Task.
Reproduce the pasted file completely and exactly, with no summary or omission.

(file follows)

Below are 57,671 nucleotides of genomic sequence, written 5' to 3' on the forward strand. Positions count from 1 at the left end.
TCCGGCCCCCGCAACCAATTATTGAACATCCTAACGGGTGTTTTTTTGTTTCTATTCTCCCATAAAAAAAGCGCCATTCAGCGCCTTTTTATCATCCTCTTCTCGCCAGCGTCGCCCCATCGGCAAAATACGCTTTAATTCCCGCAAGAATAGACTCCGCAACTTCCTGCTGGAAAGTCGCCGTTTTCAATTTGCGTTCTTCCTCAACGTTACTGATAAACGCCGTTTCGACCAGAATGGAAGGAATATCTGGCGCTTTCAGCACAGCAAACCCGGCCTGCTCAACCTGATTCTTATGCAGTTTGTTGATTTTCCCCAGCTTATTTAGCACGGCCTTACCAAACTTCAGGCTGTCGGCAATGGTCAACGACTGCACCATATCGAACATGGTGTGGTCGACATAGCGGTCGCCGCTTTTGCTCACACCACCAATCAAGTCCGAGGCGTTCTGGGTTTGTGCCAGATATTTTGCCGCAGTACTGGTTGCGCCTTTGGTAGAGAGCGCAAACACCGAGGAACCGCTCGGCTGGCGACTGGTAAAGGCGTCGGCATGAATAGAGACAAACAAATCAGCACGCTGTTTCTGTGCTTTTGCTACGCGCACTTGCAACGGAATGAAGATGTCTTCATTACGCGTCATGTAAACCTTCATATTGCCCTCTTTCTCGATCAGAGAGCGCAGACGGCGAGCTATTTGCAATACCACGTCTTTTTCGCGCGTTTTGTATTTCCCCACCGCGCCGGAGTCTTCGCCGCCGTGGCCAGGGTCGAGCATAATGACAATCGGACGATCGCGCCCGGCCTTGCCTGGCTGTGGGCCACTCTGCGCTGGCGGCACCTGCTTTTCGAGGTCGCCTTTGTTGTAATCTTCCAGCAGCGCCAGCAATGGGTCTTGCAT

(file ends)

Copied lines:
Below are 57,671 nucleotides of genomic sequence, written 5' to 3' on the forward strand. Positions count from 1 at the left end.
TCCGGCCCCCGCAACCAATTATTGAACATCCTAACGGGTGTTTTTTTGTTTCTATTCTCCCATAAAAAAAGCGCCATTCAGCGCCTTTTTATCATCCTCTTCTCGCCAGCGTCGCCCCATCGGCAAAATACGCTTTAATTCCCGCAAGAATAGACTCCGCAACTTCCTGCTGGAAAGTCGCCGTTTTCAATTTGCGTTCTTCCTCAACGTTACTGATAAACGCCGTTTCGACCAGAATGGAAGGAATATCTGGCGCTTTCAGCACAGCAAACCCGGCCTGCTCAACCTGATTCTTATGCAGTTTGTTGATTTTCCCCAGCTTATTTAGCACGGCCTTACCAAACTTCAGGCTGTCGGCAATGGTCAACGACTGCACCATATCGAACATGGTGTGGTCGACATAGCGGTCGCCGCTTTTGCTCACACCACCAATCAAGTCCGAGGCGTTCTGGGTTTGTGCCAGATATTTTGCCGCAGTACTGGTTGCGCCTTTGGTAGAGAGCGCAAACACCGAGGAACCGCTCGGCTGGCGACTGGTAAAGGCGTCGGCATGAATAGAGACAAACAAATCAGCACGCTGTTTCTGTGCTTTTGCTACGCGCACTTGCAACGGAATGAAGATGTCTTCATTACGCGTCATGTAAACCTTCATATTGCCCTCTTTCTCGATCAGAGAGCGCAGACGGCGAGCTATTTGCAATACCACGTCTTTTTCGCGCGTTTTGTATTTCCCCACCGCGCCGGAGTCTTCGCCGCCGTGGCCAGGGTCGAGCATAATGACAATCGGACGATCGCGCCCGGCCTTGCCTGGCTGTGGGCCACTCTGCGCTGGCGGCACCTGCTTTTCGAGGTCGCCTTTGTTGTAATCTTCCAGCAGCGCCAGCAATGGGTCTTGCAT